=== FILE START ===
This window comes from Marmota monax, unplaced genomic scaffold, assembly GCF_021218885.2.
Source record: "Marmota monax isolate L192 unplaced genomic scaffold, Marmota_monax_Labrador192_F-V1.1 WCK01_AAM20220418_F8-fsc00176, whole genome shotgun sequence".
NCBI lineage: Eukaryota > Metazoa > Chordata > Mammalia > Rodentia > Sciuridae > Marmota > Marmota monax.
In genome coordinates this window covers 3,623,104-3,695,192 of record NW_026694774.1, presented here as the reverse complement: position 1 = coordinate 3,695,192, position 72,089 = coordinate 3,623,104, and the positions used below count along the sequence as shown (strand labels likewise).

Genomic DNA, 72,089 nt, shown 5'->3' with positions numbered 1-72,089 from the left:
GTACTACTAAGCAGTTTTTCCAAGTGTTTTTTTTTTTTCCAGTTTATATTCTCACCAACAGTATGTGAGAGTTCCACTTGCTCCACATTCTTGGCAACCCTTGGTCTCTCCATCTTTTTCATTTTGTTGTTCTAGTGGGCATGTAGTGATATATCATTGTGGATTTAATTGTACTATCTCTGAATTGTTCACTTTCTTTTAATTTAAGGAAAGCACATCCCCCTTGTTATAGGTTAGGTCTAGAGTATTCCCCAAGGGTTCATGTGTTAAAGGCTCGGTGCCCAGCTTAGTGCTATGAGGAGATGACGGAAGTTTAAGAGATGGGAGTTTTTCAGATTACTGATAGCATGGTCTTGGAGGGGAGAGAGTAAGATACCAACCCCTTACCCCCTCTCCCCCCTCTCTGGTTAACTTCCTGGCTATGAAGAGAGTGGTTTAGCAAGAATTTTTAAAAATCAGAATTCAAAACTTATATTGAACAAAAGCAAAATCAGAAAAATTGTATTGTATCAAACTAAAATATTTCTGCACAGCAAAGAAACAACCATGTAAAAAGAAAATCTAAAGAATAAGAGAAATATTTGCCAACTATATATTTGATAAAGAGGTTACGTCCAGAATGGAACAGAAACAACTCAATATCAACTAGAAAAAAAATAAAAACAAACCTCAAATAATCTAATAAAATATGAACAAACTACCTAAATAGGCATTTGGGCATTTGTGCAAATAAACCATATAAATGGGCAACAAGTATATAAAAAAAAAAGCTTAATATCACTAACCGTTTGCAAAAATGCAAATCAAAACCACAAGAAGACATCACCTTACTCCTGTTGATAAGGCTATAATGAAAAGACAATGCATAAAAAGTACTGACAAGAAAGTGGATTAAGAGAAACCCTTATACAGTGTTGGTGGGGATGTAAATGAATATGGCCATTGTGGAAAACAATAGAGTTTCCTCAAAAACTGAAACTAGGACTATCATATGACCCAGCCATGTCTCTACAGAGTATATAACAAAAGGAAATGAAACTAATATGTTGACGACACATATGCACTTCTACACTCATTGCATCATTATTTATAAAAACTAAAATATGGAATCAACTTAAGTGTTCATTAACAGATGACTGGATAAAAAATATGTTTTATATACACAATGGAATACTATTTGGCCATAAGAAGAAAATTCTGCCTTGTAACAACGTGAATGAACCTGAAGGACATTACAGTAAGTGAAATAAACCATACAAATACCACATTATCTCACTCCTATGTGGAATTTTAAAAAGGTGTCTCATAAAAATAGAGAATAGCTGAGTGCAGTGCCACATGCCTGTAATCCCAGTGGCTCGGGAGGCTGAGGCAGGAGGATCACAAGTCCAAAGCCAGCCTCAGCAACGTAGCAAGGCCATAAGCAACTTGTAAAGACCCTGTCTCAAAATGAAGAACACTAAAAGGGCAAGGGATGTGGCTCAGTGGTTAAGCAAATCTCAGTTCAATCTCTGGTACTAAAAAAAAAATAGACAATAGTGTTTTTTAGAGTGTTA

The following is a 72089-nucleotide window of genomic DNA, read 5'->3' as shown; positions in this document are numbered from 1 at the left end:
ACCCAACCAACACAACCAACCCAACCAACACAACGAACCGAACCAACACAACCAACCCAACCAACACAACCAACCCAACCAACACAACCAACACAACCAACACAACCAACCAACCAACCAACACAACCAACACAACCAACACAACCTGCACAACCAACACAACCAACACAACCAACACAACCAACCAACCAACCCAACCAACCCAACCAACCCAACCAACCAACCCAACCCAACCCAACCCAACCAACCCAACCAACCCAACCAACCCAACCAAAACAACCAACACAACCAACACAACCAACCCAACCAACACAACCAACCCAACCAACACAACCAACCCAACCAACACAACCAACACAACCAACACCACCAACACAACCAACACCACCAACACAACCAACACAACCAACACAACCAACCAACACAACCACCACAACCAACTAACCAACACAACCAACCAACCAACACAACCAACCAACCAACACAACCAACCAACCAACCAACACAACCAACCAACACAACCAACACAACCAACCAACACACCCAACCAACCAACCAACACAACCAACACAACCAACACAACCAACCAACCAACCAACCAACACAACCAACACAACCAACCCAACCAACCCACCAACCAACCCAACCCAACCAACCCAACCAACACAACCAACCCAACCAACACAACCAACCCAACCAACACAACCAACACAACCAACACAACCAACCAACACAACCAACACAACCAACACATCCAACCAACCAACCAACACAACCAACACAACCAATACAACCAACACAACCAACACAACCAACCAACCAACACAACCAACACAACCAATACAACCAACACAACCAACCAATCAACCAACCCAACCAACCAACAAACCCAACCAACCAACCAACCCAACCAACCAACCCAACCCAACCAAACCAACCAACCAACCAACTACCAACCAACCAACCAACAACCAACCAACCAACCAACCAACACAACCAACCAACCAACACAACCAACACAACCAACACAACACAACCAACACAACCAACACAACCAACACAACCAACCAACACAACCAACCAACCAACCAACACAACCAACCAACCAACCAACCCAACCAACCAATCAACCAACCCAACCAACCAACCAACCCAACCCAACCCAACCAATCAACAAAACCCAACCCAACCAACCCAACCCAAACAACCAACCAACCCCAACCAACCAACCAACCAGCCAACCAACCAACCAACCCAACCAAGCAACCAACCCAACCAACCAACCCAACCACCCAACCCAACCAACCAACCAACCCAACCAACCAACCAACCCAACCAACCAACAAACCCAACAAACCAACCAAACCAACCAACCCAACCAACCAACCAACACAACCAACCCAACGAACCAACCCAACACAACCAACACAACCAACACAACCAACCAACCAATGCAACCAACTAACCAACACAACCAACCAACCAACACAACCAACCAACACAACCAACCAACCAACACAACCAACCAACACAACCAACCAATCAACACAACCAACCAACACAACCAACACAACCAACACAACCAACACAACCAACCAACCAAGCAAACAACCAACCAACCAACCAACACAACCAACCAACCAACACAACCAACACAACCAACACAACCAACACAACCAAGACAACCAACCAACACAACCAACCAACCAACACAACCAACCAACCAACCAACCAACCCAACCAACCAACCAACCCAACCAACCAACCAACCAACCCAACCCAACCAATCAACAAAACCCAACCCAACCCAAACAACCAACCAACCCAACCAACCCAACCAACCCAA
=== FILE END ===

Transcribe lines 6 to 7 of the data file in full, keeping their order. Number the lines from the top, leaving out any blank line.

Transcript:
GTACTACTAAGCAGTTTTTCCAAGTGTTTTTTTTTTTTCCAGTTTATATTCTCACCAACAGTATGTGAGAGTTCCACTTGCTCCACATTCTTGGCAACCCTTGGTCTCTCCATCTTTTTCATTTTGTTGTTCTAGTGGGCATGTAGTGATATATCATTGTGGATTTAATTGTACTATCTCTGAATTGTTCACTTTCTTTTAATTTAAGGAAAGCACATCCCCCTTGTTATAGGTTAGGTCTAGAGTATTCCCCAAGGGTTCATGTGTTAAAGGCTCGGTGCCCAGCTTAGTGCTATGAGGAGATGACGGAAGTTTAAGAGATGGGAGTTTTTCAGATTACTGATAGCATGGTCTTGGAGGGGAGAGAGTAAGATACCAACCCCTTACCCCCTCTCCCCCCTCTCTGGTTAACTTCCTGGCTATGAAGAGAGTGGTTTAGCAAGAATTTTTAAAAATCAGAATTCAAAACTTATATTGAACAAAAGCAAAATCAGAAAAATTGTATTGTATCAAACTAAAATATTTCTGCACAGCAAAGAAACAACCATGTAAAAAGAAAATCTAAAGAATAAGAGAAATATTTGCCAACTATATATTTGATAAAGAGGTTACGTCCAGAATGGAACAGAAACAACTCAATATCAACTAGAAAAAAAATAAAAACAAACCTCAAATAATCTAATAAAATATGAACAAACTACCTAAATAGGCATTTGGGCATTTGTGCAAATAAACCATATAAATGGGCAACAAGTATATAAAAAAAAAAGCTTAATATCACTAACCGTTTGCAAAAATGCAAATCAAAACCACAAGAAGACATCACCTTACTCCTGTTGATAAGGCTATAATGAAAAGACAATGCATAAAAAGTACTGACAAGAAAGTGGATTAAGAGAAACCCTTATACAGTGTTGGTGGGGATGTAAATGAATATGGCCATTGTGGAAAACAATAGAGTTTCCTCAAAAACTGAAACTAGGACTATCATATGACCCAGCCATGTCTCTACAGAGTATATAACAAAAGGAAATGAAACTAATATGTTGACGACACATATGCACTTCTACACTCATTGCATCATTATTTATAAAAACTAAAATATGGAATCAACTTAAGTGTTCATTAACAGATGACTGGATAAAAAATATGTTTTATATACACAATGGAATACTATTTGGCCATAAGAAGAAAATTCTGCCTTGTAACAACGTGAATGAACCTGAAGGACATTACAGTAAGTGAAATAAACCATACAAATACCACATTATCTCACTCCTATGTGGAATTTTAAAAAGGTGTCTCATAAAAATAGAGAATAGCTGAGTGCAGTGCCACATGCCTGTAATCCCAGTGGCTCGGGAGGCTGAGGCAGGAGGATCACAAGTCCAAAGCCAGCCTCAGCAACGTAGCAAGGCCATAAGCAACTTGTAAAGACCCTGTCTCAAAATGAAGAACACTAAAAGGGCAAGGGATGTGGCTCAGTGGTTAAGCAAATCTCAGTTCAATCTCTGGTACTAAAAAAAAAATAGACAATAGTGTTTTTTAGAGTGTTA

The following is a 72089-nucleotide window of genomic DNA, read 5'->3' as shown; positions in this document are numbered from 1 at the left end: